“Trent is an [Oklahoma] guy. I like his style of play, too. His demeanor, it’s nasty. I like that.” — Johnson

Player they hate to face

Von Miller, Denver Broncos

There were a wide variety of options seemingly based on style of play. Vikings defensive tackle Linval Joseph was mentioned because of his sheer strength. That makes for a tough afternoon. Saints defensive end Cameron Jordan earned consideration because he brings power along with speed. A complete package. Johnson even surprisingly brought up Dallas’ DeMarcus Lawrence — despite their sometimes public back-and-forth — because Lawrence is always a menace and gives him a good matchup, with each of them winning their fair share. But more than anybody, when players face Miller they know they’re in for a looooooong day, year after year.

“[Miller] keeps getting better every year. He’s a guy, he obviously does the pass-rushing camp — he’s really interested in learning more about his craft. He continues to maintain and improve his athletic ability and his skill is also through the roof. I think that has come the longest way. He keeps adding stuff and obviously he has one of the best defensive lines in the NFL. So he’s always a tough matchup.” — Schwartz

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Broncos rookie QB Lock could open season on IR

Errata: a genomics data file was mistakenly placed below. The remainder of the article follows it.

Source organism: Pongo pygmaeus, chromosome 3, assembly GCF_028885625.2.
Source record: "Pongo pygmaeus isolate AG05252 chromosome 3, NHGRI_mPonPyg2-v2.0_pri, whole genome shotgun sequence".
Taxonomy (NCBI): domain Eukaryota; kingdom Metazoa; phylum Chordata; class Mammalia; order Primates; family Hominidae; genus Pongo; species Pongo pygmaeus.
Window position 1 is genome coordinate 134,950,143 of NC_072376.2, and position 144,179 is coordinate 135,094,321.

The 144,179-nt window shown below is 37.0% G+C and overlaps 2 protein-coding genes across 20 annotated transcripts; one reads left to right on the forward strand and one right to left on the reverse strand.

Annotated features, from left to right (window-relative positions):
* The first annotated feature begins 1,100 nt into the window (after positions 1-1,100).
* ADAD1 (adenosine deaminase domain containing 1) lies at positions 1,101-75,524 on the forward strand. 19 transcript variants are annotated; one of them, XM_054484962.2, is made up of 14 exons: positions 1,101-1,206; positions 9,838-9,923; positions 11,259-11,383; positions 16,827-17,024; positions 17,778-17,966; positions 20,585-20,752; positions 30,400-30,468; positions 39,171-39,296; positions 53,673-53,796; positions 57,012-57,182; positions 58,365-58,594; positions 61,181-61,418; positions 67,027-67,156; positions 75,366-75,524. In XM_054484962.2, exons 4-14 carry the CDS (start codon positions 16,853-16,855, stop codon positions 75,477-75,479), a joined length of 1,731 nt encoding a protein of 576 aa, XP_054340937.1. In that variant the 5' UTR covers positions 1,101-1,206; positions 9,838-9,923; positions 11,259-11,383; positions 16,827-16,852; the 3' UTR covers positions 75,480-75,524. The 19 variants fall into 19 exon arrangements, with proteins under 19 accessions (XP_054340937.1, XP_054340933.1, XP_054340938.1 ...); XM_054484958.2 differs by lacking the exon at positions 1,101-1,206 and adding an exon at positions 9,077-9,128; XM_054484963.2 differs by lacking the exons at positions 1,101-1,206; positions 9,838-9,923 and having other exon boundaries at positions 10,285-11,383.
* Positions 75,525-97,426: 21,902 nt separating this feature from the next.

ENGLEWOOD, Colo. — Denver Broncos rookie quarterback Drew Lock said Thursday he’s not sure when he will be able to throw a football again, and coach Vic Fangio said it’s possible Lock could at least open the season on injured reserve.

Lock suffered a severely sprained right thumb — on his throwing hand — early in the third quarter of Monday night’s preseason loss to the visiting San Francisco 49ers. He underwent an MRI exam Tuesday and a sprain was confirmed.

X-rays taken at the stadium Monday night were negative.

Lock will neither play nor practice for the remainder of the preseason and will be limited to conditioning work only.

“Obviously because it’s his throwing hand and a thumb, that’s a pretty serious injury for a quarterback,” Fangio said. “It will be some time before we know exactly where he’s at and how much time he would miss.”

“[I’m] trusting the [training] staff in there to get me back as soon as possible,” Lock said. “Whenever that is, we’ll decide on whenever I’m 100% ready to go.”

Lock, who was selected in the second round (42nd overall) of April’s draft, was in a battle to be the team’s backup quarterback behind Joe Flacco. Asked Thursday if putting Lock on injured reserve was now a possibility if his recovery time was slated to include part of the regular season, Fangio said: “Yeah, it could be if we don’t think he can play for a while. The bad thing about it is because of the injury he can’t do much.”